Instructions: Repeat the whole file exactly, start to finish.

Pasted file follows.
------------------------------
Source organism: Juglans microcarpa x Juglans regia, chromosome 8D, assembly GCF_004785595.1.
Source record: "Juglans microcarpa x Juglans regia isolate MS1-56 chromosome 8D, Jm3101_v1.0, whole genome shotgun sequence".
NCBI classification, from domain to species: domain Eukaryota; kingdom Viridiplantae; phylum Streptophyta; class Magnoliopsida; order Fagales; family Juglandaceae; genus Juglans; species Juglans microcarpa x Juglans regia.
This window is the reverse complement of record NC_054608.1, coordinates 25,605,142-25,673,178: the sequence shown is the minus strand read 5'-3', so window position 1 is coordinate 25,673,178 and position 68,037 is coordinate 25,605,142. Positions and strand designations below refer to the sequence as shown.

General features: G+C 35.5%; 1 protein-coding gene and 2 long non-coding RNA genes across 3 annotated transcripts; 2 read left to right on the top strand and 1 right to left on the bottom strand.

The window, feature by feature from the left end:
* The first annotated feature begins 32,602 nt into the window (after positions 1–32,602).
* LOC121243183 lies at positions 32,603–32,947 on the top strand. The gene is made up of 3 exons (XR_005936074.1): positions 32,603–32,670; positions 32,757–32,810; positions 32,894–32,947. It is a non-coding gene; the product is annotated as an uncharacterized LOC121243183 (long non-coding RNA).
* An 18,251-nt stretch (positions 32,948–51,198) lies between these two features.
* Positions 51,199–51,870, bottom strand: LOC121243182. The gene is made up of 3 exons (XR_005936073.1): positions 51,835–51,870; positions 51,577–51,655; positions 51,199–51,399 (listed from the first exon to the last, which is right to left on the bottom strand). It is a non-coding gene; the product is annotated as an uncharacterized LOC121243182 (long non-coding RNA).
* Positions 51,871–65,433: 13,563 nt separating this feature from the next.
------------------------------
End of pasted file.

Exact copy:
Source organism: Juglans microcarpa x Juglans regia, chromosome 8D, assembly GCF_004785595.1.
Source record: "Juglans microcarpa x Juglans regia isolate MS1-56 chromosome 8D, Jm3101_v1.0, whole genome shotgun sequence".
NCBI classification, from domain to species: domain Eukaryota; kingdom Viridiplantae; phylum Streptophyta; class Magnoliopsida; order Fagales; family Juglandaceae; genus Juglans; species Juglans microcarpa x Juglans regia.
This window is the reverse complement of record NC_054608.1, coordinates 25,605,142-25,673,178: the sequence shown is the minus strand read 5'-3', so window position 1 is coordinate 25,673,178 and position 68,037 is coordinate 25,605,142. Positions and strand designations below refer to the sequence as shown.

General features: G+C 35.5%; 1 protein-coding gene and 2 long non-coding RNA genes across 3 annotated transcripts; 2 read left to right on the top strand and 1 right to left on the bottom strand.

The window, feature by feature from the left end:
* The first annotated feature begins 32,602 nt into the window (after positions 1–32,602).
* LOC121243183 lies at positions 32,603–32,947 on the top strand. The gene is made up of 3 exons (XR_005936074.1): positions 32,603–32,670; positions 32,757–32,810; positions 32,894–32,947. It is a non-coding gene; the product is annotated as an uncharacterized LOC121243183 (long non-coding RNA).
* An 18,251-nt stretch (positions 32,948–51,198) lies between these two features.
* Positions 51,199–51,870, bottom strand: LOC121243182. The gene is made up of 3 exons (XR_005936073.1): positions 51,835–51,870; positions 51,577–51,655; positions 51,199–51,399 (listed from the first exon to the last, which is right to left on the bottom strand). It is a non-coding gene; the product is annotated as an uncharacterized LOC121243182 (long non-coding RNA).
* Positions 51,871–65,433: 13,563 nt separating this feature from the next.